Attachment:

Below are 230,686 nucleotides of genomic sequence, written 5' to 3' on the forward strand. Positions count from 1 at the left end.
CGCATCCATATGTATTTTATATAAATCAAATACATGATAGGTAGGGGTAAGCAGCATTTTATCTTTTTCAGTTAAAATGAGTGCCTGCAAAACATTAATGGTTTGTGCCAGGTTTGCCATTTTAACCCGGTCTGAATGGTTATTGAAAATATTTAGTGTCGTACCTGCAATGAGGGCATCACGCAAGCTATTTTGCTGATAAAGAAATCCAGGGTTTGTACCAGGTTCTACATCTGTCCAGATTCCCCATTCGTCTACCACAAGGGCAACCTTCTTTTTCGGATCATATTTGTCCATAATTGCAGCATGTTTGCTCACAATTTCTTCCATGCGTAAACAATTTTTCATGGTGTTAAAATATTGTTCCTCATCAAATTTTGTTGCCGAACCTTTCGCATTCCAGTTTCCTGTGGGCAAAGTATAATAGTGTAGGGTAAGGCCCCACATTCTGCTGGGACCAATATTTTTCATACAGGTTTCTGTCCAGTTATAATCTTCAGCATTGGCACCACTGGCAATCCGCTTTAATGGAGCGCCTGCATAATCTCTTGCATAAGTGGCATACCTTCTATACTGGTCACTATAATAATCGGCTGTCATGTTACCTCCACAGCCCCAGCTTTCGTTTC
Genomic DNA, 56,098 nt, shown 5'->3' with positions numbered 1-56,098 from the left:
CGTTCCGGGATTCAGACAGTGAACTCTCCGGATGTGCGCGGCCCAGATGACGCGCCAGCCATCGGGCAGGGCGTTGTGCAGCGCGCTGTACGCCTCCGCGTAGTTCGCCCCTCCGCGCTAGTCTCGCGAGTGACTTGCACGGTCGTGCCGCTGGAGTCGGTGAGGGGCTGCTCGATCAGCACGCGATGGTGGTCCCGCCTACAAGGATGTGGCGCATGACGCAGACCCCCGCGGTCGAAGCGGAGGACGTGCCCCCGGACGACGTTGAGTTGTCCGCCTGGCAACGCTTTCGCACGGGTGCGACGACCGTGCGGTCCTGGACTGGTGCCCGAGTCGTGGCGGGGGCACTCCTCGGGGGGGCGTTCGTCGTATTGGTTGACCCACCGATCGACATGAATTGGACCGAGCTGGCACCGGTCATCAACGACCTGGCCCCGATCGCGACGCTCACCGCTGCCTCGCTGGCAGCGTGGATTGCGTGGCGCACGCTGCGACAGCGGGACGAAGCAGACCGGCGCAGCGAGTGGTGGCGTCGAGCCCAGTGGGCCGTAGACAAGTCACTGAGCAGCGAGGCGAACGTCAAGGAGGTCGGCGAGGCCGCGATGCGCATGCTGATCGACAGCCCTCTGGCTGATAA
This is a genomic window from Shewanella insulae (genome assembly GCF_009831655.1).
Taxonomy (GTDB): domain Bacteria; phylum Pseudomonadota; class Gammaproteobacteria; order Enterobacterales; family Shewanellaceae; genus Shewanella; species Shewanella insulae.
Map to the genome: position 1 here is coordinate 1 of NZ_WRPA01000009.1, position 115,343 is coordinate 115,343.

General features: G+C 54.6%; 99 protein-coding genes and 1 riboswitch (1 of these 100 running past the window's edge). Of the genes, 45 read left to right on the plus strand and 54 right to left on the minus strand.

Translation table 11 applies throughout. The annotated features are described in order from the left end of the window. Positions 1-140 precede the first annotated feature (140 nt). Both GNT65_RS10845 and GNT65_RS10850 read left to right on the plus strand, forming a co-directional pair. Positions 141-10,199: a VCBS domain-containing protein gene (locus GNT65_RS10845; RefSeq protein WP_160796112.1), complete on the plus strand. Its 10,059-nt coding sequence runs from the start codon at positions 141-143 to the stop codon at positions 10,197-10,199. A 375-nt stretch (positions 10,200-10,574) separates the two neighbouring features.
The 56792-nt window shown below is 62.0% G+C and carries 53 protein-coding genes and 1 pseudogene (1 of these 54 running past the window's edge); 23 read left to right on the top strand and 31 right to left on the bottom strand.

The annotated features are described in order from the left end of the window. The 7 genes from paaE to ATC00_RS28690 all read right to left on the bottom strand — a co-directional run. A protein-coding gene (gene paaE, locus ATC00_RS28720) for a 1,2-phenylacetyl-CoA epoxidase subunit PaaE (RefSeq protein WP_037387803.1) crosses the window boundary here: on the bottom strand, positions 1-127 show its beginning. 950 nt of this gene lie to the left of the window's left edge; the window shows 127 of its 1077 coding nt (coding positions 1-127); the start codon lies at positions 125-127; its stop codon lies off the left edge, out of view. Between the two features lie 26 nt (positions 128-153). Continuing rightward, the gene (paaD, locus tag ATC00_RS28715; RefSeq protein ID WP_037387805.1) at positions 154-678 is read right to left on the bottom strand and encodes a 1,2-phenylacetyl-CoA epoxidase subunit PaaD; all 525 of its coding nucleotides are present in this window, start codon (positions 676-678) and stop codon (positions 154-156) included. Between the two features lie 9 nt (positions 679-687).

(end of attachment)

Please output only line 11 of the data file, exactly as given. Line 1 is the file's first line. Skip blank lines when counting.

The annotated features are described in order from the left end of the window. The 7 genes from paaE to ATC00_RS28690 all read right to left on the bottom strand — a co-directional run. A protein-coding gene (gene paaE, locus ATC00_RS28720) for a 1,2-phenylacetyl-CoA epoxidase subunit PaaE (RefSeq protein WP_037387803.1) crosses the window boundary here: on the bottom strand, positions 1-127 show its beginning. 950 nt of this gene lie to the left of the window's left edge; the window shows 127 of its 1077 coding nt (coding positions 1-127); the start codon lies at positions 125-127; its stop codon lies off the left edge, out of view. Between the two features lie 26 nt (positions 128-153). Continuing rightward, the gene (paaD, locus tag ATC00_RS28715; RefSeq protein ID WP_037387805.1) at positions 154-678 is read right to left on the bottom strand and encodes a 1,2-phenylacetyl-CoA epoxidase subunit PaaD; all 525 of its coding nucleotides are present in this window, start codon (positions 676-678) and stop codon (positions 154-156) included. Between the two features lie 9 nt (positions 679-687).